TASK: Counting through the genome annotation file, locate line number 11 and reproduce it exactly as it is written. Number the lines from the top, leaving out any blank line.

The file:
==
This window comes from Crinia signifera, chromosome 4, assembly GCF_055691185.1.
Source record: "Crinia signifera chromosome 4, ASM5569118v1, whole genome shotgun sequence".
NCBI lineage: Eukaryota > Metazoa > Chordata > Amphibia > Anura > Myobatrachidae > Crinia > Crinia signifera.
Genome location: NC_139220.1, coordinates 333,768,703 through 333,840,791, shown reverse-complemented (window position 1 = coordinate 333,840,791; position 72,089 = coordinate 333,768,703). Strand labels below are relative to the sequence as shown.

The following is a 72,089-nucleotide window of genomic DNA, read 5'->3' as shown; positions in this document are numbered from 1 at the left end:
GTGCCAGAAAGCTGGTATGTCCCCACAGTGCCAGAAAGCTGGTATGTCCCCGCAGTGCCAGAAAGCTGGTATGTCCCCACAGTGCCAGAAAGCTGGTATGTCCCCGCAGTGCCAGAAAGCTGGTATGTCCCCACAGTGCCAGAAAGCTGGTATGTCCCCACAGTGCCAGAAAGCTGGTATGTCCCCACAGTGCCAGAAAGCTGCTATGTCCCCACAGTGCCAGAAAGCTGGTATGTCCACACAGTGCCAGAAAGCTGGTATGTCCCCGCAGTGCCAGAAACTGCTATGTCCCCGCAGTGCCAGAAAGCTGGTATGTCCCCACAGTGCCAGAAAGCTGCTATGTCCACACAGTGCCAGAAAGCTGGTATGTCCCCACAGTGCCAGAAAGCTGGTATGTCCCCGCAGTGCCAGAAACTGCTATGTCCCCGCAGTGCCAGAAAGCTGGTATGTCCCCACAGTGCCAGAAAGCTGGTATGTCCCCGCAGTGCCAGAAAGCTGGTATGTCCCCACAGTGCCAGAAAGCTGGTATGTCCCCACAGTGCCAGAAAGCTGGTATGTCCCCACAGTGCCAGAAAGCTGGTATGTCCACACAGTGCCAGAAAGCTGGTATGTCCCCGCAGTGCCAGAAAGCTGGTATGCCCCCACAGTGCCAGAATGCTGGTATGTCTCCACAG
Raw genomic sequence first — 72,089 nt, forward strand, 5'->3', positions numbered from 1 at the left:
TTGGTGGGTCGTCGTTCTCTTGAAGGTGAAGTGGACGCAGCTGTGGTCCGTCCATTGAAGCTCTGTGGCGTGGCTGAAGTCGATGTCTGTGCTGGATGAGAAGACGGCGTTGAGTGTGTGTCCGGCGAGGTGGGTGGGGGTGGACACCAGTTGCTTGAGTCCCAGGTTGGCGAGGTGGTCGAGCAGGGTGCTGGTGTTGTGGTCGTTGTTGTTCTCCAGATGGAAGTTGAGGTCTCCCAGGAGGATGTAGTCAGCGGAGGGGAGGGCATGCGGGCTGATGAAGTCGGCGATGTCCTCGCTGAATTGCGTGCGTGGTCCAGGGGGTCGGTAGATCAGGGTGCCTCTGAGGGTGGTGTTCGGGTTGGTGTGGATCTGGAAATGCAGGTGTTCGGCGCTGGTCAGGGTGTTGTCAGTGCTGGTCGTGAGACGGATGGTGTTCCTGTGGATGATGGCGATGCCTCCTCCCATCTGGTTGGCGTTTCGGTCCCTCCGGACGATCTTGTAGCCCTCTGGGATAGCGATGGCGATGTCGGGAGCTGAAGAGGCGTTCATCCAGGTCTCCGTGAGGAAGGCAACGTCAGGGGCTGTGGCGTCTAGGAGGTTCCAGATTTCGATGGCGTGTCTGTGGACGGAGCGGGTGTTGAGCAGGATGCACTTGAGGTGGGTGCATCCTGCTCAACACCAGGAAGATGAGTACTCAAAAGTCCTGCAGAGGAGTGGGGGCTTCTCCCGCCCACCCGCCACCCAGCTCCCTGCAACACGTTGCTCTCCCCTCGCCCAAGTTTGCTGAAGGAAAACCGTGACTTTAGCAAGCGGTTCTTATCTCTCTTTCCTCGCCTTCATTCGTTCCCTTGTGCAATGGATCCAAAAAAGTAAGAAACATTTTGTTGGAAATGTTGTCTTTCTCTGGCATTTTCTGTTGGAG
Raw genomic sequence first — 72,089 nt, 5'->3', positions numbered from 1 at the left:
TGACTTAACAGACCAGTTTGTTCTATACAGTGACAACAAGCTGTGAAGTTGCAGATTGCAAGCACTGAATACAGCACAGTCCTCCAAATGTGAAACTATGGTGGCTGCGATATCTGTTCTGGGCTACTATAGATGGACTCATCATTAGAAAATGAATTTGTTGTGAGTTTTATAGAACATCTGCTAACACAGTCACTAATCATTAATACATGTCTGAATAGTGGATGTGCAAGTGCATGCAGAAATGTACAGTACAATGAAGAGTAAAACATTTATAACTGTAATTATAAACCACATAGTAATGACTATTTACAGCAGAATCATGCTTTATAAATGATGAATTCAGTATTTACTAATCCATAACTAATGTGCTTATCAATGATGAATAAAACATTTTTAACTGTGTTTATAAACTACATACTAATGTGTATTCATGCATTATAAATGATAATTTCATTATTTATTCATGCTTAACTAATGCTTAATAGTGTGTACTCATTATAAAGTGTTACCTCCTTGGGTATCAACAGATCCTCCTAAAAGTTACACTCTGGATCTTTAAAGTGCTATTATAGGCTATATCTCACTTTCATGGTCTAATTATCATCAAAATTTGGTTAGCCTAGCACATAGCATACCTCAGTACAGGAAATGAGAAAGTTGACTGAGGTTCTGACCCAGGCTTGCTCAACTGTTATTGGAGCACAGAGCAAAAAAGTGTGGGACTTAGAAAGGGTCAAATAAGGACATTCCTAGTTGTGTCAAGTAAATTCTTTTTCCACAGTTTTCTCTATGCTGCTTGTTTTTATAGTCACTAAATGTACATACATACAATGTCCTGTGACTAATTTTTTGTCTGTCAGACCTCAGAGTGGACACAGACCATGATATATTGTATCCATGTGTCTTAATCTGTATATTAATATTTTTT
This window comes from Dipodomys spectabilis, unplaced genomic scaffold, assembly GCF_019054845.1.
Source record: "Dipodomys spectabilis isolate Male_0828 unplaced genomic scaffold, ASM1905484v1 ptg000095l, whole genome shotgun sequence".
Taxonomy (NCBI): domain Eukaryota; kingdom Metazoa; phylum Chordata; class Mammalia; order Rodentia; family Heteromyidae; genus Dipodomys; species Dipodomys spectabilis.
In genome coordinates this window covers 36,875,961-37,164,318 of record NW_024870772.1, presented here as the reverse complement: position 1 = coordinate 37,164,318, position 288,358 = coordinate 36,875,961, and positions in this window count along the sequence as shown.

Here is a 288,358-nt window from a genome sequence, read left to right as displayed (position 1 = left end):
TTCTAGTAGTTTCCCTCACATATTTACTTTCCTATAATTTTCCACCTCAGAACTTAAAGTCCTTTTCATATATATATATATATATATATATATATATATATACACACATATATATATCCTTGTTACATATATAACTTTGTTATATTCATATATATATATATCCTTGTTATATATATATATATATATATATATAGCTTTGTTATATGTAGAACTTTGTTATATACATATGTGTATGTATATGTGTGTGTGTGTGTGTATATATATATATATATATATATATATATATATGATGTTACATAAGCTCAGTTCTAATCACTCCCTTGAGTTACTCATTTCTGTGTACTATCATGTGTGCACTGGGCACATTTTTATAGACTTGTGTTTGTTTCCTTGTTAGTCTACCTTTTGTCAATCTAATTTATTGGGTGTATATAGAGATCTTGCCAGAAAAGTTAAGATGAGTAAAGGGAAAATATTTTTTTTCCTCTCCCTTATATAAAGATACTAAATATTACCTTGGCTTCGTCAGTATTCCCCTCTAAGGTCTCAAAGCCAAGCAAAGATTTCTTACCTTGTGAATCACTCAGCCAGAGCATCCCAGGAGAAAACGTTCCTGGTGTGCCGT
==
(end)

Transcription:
This window comes from Dipodomys spectabilis, unplaced genomic scaffold, assembly GCF_019054845.1.